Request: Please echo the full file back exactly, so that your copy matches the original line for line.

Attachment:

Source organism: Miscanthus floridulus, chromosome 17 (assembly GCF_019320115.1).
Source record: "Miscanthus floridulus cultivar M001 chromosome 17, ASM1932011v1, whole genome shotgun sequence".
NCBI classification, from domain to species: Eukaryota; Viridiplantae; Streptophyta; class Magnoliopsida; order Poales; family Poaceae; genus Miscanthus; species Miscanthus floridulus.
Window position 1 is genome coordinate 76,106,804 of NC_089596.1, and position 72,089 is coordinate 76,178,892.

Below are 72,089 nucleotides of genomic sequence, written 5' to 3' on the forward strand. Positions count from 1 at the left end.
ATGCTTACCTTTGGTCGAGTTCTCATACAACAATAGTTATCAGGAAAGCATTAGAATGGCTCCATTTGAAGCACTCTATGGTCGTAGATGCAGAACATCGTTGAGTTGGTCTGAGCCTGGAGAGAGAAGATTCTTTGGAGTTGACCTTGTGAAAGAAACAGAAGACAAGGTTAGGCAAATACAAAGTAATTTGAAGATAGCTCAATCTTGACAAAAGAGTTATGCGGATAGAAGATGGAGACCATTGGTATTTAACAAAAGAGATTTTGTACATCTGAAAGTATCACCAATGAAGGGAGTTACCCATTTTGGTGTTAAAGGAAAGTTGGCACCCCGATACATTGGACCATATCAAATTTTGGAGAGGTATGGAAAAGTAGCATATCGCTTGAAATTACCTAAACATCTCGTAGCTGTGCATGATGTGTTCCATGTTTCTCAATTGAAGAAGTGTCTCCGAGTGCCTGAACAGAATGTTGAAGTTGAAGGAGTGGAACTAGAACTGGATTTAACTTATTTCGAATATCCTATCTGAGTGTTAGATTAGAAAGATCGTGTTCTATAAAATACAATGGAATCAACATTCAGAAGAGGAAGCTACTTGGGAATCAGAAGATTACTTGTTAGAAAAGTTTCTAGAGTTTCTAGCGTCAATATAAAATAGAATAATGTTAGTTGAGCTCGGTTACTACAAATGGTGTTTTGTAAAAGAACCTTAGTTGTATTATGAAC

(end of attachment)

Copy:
Source organism: Miscanthus floridulus, chromosome 17 (assembly GCF_019320115.1).
Source record: "Miscanthus floridulus cultivar M001 chromosome 17, ASM1932011v1, whole genome shotgun sequence".
NCBI classification, from domain to species: Eukaryota; Viridiplantae; Streptophyta; class Magnoliopsida; order Poales; family Poaceae; genus Miscanthus; species Miscanthus floridulus.
Window position 1 is genome coordinate 76,106,804 of NC_089596.1, and position 72,089 is coordinate 76,178,892.

Below are 72,089 nucleotides of genomic sequence, written 5' to 3' on the forward strand. Positions count from 1 at the left end.
ATGCTTACCTTTGGTCGAGTTCTCATACAACAATAGTTATCAGGAAAGCATTAGAATGGCTCCATTTGAAGCACTCTATGGTCGTAGATGCAGAACATCGTTGAGTTGGTCTGAGCCTGGAGAGAGAAGATTCTTTGGAGTTGACCTTGTGAAAGAAACAGAAGACAAGGTTAGGCAAATACAAAGTAATTTGAAGATAGCTCAATCTTGACAAAAGAGTTATGCGGATAGAAGATGGAGACCATTGGTATTTAACAAAAGAGATTTTGTACATCTGAAAGTATCACCAATGAAGGGAGTTACCCATTTTGGTGTTAAAGGAAAGTTGGCACCCCGATACATTGGACCATATCAAATTTTGGAGAGGTATGGAAAAGTAGCATATCGCTTGAAATTACCTAAACATCTCGTAGCTGTGCATGATGTGTTCCATGTTTCTCAATTGAAGAAGTGTCTCCGAGTGCCTGAACAGAATGTTGAAGTTGAAGGAGTGGAACTAGAACTGGATTTAACTTATTTCGAATATCCTATCTGAGTGTTAGATTAGAAAGATCGTGTTCTATAAAATACAATGGAATCAACATTCAGAAGAGGAAGCTACTTGGGAATCAGAAGATTACTTGTTAGAAAAGTTTCTAGAGTTTCTAGCGTCAATATAAAATAGAATAATGTTAGTTGAGCTCGGTTACTACAAATGGTGTTTTGTAAAAGAACCTTAGTTGTATTATGAAC